FINAL DAYS OF A TITAN: While in sick-bed, in London, Gen. Ojukwu warned and advised his people through his most trusted Surrogate - Gov. Peter Obi of “a whirlwind we would reap by not studying our history-history of great events, great Movements and great people.” “If we forget what we did, we won’t know who we are. I’m warning of the eradication of the Ibo Memory that could ultimately result in an erosion of the Ibo Spirit.” The General raised his head from his bed, looked around and signaled to Gov. Obi for a whisper. Surprising to his VIP visitors, Ojukwu continued with what he considered as ‘Dogma of Life for his people’:

 
** “ Eastern States should not be treated as Archipelago of human Suffering or as the Devils’ Island. Rabbits can’t survive in a jungle, only Lions can. The tongue is sharper than two-edged knife- How many times do we kill with our tongues? Don’t forget that America was founded by individuals who first were on their knees before they were on their feet. Don’t ever throw rocks and stones at one another for the sake of political gamesmanship. The signal of Weakness is a dangerous one, and could place you on a Tinder Box. The next Nigerian President should have unprecedented opportunity to break with the past-and re-invent Nigerian Politics at home and its image abroad. No one can live meaningfully without the Bible. With all biological baggage women possess, they are our Best Hope in politics.” “ Corruption in Nigeria requires a multi-prong approach: the Mass Media, prominent individuals in high places, Professors, intellectuals, and private organizations.”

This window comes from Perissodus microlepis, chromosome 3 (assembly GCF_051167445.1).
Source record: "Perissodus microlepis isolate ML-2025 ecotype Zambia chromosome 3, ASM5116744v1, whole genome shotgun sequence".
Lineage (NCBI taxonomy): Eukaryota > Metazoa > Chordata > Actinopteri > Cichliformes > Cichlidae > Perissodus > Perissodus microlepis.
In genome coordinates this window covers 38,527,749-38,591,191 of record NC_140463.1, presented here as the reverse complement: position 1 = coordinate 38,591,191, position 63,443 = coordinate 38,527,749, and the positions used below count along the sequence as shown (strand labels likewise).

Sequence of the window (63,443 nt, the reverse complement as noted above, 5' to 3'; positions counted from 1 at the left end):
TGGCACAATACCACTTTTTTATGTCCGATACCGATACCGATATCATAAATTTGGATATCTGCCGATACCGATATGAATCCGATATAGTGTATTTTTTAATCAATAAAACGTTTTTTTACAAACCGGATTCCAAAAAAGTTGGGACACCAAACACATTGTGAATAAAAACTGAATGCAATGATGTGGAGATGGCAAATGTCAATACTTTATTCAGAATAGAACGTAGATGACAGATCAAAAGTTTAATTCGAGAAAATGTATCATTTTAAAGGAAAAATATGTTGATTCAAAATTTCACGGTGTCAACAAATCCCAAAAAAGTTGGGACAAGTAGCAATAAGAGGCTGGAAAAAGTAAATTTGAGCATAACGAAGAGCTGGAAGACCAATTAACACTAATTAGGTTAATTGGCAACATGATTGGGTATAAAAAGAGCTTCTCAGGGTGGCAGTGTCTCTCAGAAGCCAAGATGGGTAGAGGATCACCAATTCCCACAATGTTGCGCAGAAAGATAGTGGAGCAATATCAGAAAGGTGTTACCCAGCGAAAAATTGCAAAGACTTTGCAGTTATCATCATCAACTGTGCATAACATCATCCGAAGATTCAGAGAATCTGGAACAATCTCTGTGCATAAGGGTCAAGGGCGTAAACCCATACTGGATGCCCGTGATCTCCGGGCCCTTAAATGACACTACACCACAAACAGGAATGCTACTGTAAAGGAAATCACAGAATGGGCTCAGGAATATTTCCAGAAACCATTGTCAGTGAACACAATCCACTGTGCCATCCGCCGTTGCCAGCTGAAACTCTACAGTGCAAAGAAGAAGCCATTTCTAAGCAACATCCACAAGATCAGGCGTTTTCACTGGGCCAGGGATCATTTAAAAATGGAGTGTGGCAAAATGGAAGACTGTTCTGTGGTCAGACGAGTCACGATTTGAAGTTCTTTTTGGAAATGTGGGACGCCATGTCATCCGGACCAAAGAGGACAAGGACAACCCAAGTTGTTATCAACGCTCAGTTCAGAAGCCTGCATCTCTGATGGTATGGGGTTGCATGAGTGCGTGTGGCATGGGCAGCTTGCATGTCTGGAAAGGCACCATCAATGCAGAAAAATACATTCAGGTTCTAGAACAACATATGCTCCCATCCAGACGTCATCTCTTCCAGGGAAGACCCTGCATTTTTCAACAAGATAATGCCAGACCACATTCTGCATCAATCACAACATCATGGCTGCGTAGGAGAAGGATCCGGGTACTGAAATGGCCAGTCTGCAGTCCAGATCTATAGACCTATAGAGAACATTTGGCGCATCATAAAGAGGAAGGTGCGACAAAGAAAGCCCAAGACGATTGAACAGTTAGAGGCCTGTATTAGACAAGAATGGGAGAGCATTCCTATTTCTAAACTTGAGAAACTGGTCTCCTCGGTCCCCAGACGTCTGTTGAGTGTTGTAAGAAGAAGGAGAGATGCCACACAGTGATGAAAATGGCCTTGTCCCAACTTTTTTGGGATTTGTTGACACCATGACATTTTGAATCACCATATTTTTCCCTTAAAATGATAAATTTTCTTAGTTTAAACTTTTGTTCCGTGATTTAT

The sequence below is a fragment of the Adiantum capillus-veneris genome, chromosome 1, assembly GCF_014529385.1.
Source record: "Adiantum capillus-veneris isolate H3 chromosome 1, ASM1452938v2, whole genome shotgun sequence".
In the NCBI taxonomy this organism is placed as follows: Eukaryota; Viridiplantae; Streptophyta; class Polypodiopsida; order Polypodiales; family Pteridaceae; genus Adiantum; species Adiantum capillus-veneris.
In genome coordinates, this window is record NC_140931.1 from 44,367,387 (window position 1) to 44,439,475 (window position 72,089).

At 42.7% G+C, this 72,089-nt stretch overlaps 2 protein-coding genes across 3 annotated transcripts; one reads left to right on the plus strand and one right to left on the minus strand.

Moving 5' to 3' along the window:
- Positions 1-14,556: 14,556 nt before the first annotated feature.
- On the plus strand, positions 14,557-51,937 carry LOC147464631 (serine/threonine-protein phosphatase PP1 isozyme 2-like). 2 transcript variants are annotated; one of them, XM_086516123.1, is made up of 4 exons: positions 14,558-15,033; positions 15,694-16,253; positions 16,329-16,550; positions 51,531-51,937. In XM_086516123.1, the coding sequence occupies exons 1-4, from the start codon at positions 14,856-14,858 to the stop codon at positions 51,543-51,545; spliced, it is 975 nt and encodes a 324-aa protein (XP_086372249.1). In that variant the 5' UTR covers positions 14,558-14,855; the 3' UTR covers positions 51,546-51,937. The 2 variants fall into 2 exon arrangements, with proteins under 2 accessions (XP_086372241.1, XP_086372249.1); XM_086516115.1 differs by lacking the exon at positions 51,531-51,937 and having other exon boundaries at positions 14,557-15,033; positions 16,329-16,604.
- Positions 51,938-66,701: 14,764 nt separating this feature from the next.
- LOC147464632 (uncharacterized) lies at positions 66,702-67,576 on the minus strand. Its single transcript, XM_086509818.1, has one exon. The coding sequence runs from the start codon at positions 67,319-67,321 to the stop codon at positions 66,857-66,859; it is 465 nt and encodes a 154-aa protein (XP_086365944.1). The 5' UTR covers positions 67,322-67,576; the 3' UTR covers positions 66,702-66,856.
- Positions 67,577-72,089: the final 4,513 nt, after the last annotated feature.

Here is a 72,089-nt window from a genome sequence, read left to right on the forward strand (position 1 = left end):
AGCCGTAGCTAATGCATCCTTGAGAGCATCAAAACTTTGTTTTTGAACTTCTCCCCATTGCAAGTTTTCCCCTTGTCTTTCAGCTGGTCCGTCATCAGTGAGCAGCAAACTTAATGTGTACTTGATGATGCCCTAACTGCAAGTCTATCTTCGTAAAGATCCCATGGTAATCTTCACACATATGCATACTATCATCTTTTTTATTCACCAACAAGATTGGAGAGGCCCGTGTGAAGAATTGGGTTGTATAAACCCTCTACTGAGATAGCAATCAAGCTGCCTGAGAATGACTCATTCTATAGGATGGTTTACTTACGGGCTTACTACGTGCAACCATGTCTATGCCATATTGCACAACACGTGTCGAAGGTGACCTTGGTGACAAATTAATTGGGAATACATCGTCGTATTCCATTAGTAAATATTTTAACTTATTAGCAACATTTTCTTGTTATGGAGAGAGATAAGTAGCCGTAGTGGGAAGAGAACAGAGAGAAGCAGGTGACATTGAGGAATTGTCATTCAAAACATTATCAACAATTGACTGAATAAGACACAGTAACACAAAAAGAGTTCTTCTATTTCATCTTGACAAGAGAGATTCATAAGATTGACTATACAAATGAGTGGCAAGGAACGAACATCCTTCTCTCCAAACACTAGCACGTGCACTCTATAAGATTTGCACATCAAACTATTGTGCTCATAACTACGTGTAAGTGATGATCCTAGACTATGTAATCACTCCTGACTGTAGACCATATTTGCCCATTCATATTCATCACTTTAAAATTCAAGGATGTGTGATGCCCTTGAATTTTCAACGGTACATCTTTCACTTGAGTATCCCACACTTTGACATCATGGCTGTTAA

BOOKS WISE PEOPLE SHOULD READ: As a British Journalist observed, the General looked exhausted after his long ‘sermon‘ from his sick bed, but his bewitchingly beautiful wife-Bianca quickly served her husband a glass of red wine. , Ojukwu gained momentary energy and moved into another phase of ‘educating’ his hospital friends and visitors the virtues of reading ‘good books.’ “For people to be humanized, they have to read the FOUR most important BOOKS in this universe.” Gen. Ojukwu emphasized with alacrity. ** The Oxford Book of 16th Century Verse- The Glory of English Poetry
** The Complete Works of Shakespeare
** The Bible
** Charles Dickens-by David Copperfield.

 
Bold and unapologetic, Ojukwu’s human engineering is unfathomable. He remains one of the colossus of the Twentieth Century Africa. Energetic, and bull-headed, the retired General is closely watching the dichotomies and tribal intrigues in his native Nigerian Politics. Gen. Ojukwu is truly an INSTITUTION for all Nigerians, the people of the Millennium and particularly for the Ibo race.

 
Hon. Sylvester Obi Dikas reports.

 
Hon. Sylvester Obi Dikas, Ph.D. ( SDikas@aol.com )
Member, Writers’ Guild of America
Scholar of Gen. Ojukwu as An Institution

 
*Photo Caption - Late Dim Chukwuemeka Odumegwu Ojukwu, Eze Igbo Gburugburu.